A few years ago Sumiko introduced the Fluxbuster, a fast, effective cartridge-demagnetization device that, sadly, is no longer available. Immedia is currently importing a new AudioPhysic demagnetizer that works even more effectively (rather than starting and stopping "cold," it ramps up and down at the beginning and end of the demagnetization cycle), and of course costs more ($349.95). Housed in an attractive wooden case, the unit is equipped with a pair of RCA jacks into which you plug your pickup arm leads, an on/off button, and a pair of LEDs, one red, one green.

Shortly after you plug the unit into the wall, the red LED goes off, indicating that the unit is ready. After plugging your arm leads into the unit, you push the button to begin the demagnetization process. The red light goes on, and about 30 seconds later it goes off again, signaling completion. The process can be repeated up to three times.

One helpful hint included in the instructions: put the stylus down onto a record (turntable not spinning) while demagnetizing, so the coils are centered in the magnetic field. The specs list the demagnetization frequency at 33kHz.

Cardas offers cartridge demagnetization in a much lower-tech and lower-cost form: The Cardas Sweep Record, for $16, attacks the problem from the other end. The record contains an already-very-high-frequency sweep tone, which you increase by playing the disc at 45rpm.

According to the instructions, leaving your system on at low to normal volume means the cartridge and the entire audio system get degaussed and the stylus and cantilever get ultrasonically cleaned at the same time. The record also slices, dices, chops, grinds, peels, gives your children a great haircut, and contains a built-in pocket fisherman. The record actually does offer one other feature: blank, flat areas for adjusting anti-skating on pivoted arms, and level on linear trackers.

Does this disc deliver the demagnetization goods? Yes, but for how long I don't know. Ultra-ultra-high frequencies are the first to get sheared off by the stylus. How many plays you get before the benefits are lost I don't know, but Cardas gives you four sweep grooves on each side, so you should get reasonably effective demagnetizing for quite some time. Certainly for 16 bucks worth!

Obviously the expensive AudioPhysic electronic demagnetizer offers more consistent degaussing, but if you can't afford the one that might cost as much as or more than your cartridge, at least you've got a low-cost alternative.

I'm always surprised at the degree to which demagnetizing improves a moving-coil cartridge's sound (following an extended period of use): it sounds more open overall, and smoother and sweeter on top, with less grain and grunge.

Brusha! brusha! brusha!
Stylus cleaning is tricky. If you've ever seen how the cantilever/coil assembly is attached at the back end of most cartridge innards, you think twice before dragging one of those densely packed bristle brushes across the stylus (back to front only, of course!). But you do it anyway because it's the only way. Nonetheless, doing so should never be considered a casual operation. "Gently" is the operative word.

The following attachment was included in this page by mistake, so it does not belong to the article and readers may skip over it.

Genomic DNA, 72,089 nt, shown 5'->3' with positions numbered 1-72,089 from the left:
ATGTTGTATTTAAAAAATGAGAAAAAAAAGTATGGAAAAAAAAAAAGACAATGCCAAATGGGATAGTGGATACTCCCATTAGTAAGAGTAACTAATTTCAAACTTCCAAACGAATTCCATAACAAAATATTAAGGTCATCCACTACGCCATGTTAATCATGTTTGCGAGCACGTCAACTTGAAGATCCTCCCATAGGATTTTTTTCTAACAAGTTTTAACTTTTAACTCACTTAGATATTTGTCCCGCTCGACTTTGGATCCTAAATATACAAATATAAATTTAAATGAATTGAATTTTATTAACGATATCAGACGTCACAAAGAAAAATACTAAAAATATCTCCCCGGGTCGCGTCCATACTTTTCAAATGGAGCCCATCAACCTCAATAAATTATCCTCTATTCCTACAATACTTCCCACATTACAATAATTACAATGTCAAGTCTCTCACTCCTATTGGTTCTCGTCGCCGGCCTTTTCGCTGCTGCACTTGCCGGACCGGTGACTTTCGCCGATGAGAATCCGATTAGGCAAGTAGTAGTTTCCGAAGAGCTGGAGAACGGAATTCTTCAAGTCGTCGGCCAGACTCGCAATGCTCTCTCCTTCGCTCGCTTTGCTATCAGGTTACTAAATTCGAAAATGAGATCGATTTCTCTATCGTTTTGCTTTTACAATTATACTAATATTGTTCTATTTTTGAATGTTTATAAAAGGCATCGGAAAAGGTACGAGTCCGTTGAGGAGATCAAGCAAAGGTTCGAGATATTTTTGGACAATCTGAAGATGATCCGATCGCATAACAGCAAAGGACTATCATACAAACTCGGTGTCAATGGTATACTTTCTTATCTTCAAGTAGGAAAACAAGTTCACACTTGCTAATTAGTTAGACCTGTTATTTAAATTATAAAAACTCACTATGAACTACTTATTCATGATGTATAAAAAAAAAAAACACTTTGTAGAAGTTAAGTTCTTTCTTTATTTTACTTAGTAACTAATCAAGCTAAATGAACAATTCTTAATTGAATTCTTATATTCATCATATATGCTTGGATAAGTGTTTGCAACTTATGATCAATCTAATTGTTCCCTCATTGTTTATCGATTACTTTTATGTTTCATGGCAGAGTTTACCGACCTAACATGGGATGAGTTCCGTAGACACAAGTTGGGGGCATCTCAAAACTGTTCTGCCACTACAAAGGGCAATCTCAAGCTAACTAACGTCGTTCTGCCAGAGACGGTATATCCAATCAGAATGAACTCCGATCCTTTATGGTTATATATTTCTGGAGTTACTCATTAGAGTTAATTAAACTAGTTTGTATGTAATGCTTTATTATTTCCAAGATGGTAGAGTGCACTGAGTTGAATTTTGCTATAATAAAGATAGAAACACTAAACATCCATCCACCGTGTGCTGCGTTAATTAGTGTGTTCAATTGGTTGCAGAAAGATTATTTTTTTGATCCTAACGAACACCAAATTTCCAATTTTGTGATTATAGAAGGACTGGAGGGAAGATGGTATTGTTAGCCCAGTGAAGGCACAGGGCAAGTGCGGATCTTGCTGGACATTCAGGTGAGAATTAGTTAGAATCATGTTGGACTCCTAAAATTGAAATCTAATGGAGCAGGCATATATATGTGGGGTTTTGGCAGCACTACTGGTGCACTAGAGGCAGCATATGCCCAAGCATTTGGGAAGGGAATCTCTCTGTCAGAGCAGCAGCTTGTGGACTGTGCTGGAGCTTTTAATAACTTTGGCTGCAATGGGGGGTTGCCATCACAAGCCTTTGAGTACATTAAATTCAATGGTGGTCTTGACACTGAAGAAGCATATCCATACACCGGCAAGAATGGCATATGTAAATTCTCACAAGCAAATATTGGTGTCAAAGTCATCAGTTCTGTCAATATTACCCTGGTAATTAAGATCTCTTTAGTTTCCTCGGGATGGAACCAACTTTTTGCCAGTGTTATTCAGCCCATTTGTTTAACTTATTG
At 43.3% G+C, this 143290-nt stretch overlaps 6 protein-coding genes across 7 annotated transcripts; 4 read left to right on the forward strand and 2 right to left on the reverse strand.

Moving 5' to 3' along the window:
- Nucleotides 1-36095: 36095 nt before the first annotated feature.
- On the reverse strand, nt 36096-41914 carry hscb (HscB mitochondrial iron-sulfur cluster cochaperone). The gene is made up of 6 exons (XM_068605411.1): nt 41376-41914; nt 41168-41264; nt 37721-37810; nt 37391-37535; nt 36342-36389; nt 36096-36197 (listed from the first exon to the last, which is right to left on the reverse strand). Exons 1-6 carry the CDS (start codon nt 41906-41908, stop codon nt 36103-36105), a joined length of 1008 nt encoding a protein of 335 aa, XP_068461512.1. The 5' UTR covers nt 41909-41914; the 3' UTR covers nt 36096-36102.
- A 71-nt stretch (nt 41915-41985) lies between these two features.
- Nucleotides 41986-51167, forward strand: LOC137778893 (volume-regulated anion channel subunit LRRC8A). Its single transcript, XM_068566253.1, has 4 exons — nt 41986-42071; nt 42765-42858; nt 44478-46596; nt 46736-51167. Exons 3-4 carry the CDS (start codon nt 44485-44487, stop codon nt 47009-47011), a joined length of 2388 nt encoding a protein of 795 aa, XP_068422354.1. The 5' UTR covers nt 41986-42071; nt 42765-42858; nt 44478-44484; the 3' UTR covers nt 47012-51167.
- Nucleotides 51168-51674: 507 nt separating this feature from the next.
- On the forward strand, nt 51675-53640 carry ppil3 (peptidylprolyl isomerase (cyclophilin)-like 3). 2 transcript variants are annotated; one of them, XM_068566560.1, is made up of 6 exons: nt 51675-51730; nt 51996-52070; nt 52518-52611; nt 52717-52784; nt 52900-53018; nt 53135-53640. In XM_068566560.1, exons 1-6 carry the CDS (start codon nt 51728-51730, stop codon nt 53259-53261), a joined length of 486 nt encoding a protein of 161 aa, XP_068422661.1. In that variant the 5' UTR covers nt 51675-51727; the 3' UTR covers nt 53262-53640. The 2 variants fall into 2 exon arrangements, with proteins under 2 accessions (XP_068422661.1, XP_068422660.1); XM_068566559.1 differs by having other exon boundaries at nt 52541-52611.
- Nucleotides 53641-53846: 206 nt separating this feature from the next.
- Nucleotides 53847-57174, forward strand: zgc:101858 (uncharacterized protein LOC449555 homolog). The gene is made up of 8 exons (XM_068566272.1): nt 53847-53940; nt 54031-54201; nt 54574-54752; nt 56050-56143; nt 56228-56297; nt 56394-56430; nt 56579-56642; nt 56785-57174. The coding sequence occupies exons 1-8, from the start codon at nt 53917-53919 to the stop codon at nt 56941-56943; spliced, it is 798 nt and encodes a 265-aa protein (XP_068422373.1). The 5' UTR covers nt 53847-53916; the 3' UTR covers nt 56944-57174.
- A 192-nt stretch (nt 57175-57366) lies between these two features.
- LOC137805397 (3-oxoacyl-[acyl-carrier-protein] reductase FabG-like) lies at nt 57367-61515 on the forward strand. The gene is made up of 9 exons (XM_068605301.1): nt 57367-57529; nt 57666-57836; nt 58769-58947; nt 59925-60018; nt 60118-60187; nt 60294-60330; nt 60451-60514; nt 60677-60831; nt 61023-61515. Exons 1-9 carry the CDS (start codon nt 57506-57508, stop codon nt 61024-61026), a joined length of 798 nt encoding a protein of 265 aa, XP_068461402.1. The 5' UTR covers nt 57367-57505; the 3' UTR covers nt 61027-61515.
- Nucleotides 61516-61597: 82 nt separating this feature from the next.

Because of the intense heat generated by the stylus coursing through the grooves, dirt clinging to the tip literally bakes on. It takes more than a brush to get it off. I apply LAST stylus cleaner (System Formula 4) with the built-in applicator brush, followed by a light pass with a bristle brush, and I do it before every side. The cleaner your records, the less this procedure has to accomplish.

What about StyLast? Stylast is a stylus-treatment fluid that The LAST Factory created to cut down on friction and thus heat, as the stylus travels through the groove. I used to use it religiously every play, and over the years I found that I never wore out a stylus: the cartridge damping material gave way first.

But a number of cartridge designers, manufacturers, and importers have cautioned against its use: they claim the substance "migrates" up the cantilever and finds its way into the motor assembly, where it gums up the works and attracts dust, which clogs things up even more. The result is a dulling and slowing down of the sound.

The migration of undocumented and possibly illegal dust (depending on what you smoke while listening to music) is a serious problem which should concern all Americans. It concerns me, so I rarely use StyLast anymore, though I'll bet if you use it sparingly and carefully, just touching the very tip of the cantilever with the applicator brush, you'll avoid messy migration. Analog lovers: What's your experience with StyLast? Write and let us know.

So while some complain about the hassles of analog playback, I don't find it difficult at all: a quick application of LAST stylus cleaner, followed by a careful swipe with a stylus bristle brush, takes but a few seconds before each play. If that's too much work for you, I guess cooking is, too. You deserve TV dinners!

Footnote 1: The Abso!ute Sound, Issue 101, January 1995.

Footnote 2: Moving-magnet cartridges also benefit from demagnetizing—as long as you remove the removable stylus/magnet assembly. In fact, industry folklore has it that Shure introduced a new version of their V15 phono cartridge just about the time the previous version was suffering from magnetic malaise. —JA